A patient that you have not previously seen comes to the window and asks to speak to the pharmacists. He's a young, athletic man holding several types of probiotics. He says in the last 6 months he's gotten food poisoning 3 times. His doctor says it's from E. Coli and he's wondering if you could recommend something to help him.
You inquire more about his eating habits and health status. He says he's on a high protein diet and also takes creatine powder, BCAA (branch chain amino acid) supplements and iron sulfate 325 mg for increased endurance. He's training for a triathlon.
He asks you if his supplements are contaminated. He said his food poisoning symptoms included bloody diarrhea, nausea, vomiting, generalized fatigue, all over body myalgias, chills, sweats and a temperature of 103 degrees. He went to his doctor who did a stool sample and found Shiga toxins. The symptoms resolved after 3 weeks without antibiotics, but then returned 2 more times.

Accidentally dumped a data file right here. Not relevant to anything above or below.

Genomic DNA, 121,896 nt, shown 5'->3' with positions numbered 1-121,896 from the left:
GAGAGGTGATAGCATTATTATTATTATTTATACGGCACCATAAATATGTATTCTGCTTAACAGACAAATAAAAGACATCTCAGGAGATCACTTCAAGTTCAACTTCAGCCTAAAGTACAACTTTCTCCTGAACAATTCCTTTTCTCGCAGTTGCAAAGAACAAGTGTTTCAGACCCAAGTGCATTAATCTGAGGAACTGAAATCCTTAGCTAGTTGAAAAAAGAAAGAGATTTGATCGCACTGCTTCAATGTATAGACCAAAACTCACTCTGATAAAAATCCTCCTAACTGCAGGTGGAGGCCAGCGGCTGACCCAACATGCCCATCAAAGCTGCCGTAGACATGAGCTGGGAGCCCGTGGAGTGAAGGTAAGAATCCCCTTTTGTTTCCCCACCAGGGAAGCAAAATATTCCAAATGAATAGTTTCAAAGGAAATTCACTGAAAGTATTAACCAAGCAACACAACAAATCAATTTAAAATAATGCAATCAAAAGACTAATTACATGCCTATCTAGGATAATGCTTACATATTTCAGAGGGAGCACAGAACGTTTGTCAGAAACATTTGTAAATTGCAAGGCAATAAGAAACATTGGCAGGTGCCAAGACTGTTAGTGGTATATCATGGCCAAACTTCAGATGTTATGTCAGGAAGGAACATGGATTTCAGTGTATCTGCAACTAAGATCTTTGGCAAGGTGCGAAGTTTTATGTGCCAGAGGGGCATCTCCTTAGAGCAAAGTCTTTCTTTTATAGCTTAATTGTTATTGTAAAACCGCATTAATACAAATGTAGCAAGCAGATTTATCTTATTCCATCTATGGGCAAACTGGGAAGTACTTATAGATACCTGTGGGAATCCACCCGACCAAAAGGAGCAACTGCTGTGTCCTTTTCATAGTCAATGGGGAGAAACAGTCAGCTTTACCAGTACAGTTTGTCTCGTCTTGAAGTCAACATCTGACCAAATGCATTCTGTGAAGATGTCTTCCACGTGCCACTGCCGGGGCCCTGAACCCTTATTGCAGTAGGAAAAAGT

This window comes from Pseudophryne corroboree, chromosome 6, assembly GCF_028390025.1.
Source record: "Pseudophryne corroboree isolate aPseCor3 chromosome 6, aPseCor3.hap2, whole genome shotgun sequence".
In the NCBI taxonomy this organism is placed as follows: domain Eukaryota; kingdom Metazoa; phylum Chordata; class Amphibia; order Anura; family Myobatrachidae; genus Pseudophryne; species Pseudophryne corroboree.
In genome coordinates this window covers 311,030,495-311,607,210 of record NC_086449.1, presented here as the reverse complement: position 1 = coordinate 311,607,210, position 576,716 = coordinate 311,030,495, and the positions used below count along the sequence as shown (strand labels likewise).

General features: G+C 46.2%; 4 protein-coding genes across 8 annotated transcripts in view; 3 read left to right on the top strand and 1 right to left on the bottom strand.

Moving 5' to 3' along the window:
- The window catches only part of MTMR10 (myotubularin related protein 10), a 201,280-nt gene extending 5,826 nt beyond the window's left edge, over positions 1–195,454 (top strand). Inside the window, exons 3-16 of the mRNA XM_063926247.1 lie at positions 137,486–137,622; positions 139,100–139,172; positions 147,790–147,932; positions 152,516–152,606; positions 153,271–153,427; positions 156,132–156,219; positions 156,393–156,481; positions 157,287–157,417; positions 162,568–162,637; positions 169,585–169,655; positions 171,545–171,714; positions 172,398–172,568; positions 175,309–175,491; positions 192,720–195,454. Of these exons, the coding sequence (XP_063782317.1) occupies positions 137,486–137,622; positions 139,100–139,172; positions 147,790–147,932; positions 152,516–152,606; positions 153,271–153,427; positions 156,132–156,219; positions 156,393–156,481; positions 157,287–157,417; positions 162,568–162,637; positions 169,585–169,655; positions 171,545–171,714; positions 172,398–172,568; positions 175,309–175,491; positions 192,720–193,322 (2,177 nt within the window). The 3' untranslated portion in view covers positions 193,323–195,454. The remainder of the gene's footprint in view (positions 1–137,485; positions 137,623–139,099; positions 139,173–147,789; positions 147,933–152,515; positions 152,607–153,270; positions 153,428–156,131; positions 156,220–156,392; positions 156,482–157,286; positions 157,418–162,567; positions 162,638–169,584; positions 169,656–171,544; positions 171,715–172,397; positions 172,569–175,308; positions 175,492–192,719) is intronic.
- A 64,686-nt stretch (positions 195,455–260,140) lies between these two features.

Mystery: Why is this young, healthy athlete having repeated infections of food poisoning?
Solution: The patient is experiencing iron overload which is associated with increased bacterial infections. All vitamins and minerals should be in the natural zone. Levels should not be too high or too low. Both extremes can lead to adverse effects. Iron is no exception to this pattern.
Khan FA1, Fisher MA, Khakoo RA. Association of hemochromatosis with infectious diseases: expanding spectrum. Int J Infect Dis. 2007 Nov;11(6):482-7. Epub 2007 Jun 27.